I didn’t think I’d return to China Cowboy at that time. I had other stories on my mind. But friends who were shocked that I even had this other book, The Bugging Watch, kept asking me, “What happened to China Cowboy?” “Oh, that,” I’d said, “I’ll never finish that.” And I honestly didn’t intend to. But about a month after putting The Bugging Watch to rest, I started writing China Cowboy again. Within a few months I had many new pages and I thought they were good, so I put some into a chapbook I titled Run and submitted it to Rope-a-Dope’s Golden Gloves slush pile. I kept writing and I felt I understood something more about my character La La since becoming a mom. My new maternal identity helped me flesh out the pathos of this poor abused spirited Chinese girl who idealizes Loretta Lynn and Patsy Cline. This girl who has a shitty mother who loves her.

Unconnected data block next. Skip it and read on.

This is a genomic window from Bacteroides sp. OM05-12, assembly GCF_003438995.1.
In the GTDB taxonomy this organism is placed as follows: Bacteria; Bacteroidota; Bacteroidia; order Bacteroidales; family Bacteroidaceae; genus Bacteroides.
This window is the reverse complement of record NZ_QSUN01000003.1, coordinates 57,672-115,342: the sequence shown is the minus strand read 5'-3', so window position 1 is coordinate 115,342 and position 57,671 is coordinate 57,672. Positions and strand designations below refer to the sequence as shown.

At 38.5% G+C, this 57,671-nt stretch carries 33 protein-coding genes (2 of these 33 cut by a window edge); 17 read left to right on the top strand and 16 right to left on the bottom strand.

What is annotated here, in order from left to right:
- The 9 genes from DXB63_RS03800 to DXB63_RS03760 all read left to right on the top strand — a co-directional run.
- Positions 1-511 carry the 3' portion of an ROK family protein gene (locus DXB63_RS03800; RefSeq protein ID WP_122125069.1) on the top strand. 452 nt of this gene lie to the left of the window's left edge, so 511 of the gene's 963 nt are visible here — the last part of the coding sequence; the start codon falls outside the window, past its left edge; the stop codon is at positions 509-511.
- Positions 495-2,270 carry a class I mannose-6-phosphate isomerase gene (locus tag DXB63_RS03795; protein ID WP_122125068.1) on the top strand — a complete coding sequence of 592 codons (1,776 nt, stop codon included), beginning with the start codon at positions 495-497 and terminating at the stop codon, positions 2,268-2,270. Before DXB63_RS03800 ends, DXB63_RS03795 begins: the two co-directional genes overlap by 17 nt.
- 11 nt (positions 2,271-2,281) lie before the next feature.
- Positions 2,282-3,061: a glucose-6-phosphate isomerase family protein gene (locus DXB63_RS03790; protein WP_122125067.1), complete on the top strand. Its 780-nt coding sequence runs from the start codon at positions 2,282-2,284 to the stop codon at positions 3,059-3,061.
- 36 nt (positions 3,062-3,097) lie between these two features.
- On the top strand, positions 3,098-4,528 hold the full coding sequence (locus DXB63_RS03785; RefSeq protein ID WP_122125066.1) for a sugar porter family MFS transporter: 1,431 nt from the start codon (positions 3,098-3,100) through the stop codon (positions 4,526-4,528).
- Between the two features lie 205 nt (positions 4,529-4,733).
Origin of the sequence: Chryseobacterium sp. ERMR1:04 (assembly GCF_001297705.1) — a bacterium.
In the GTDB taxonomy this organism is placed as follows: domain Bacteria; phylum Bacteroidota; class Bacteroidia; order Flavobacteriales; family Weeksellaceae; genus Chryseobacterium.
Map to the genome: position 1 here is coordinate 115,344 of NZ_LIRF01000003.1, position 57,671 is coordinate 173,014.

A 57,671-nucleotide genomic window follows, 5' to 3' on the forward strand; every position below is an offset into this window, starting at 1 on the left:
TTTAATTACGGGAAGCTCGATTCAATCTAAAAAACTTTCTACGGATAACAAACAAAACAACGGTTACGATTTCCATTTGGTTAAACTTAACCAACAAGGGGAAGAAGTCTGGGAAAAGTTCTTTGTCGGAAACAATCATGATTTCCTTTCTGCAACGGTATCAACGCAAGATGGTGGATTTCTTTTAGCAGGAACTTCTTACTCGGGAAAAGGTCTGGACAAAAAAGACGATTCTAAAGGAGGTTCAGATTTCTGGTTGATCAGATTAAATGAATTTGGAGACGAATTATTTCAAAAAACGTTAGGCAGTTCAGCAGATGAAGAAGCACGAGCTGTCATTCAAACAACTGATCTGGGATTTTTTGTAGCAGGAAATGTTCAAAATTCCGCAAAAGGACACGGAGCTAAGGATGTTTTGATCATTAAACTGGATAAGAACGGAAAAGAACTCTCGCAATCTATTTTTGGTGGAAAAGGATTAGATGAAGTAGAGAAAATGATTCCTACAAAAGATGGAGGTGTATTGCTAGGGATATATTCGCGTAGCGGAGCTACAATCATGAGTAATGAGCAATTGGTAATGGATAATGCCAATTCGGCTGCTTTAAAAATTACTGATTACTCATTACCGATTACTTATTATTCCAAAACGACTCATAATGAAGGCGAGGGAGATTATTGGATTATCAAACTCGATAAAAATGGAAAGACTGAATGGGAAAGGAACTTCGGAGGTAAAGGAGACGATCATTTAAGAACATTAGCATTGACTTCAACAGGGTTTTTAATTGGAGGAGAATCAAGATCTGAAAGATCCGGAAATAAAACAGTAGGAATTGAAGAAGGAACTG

Like the protagonists in The Bugging Watch, La La is a kid forced to deal with stuff that even adults can’t cope with. Like Harlan, La La has to both deny and reinvent her situation in order to survive. But where twelve-year old La La is super-real as a character, teenagers Harlan and Toland are unreal, as they metamorphose into comic book or stage versions of themselves in an attempt to win an unfair game. And where The Bugging Watch is icy and airy, China Cowboy is hot and earthy. It seems no wonder to me that these books actualized along a shared creative trajectory—for me they manifest impressions of the heavenly and hellish.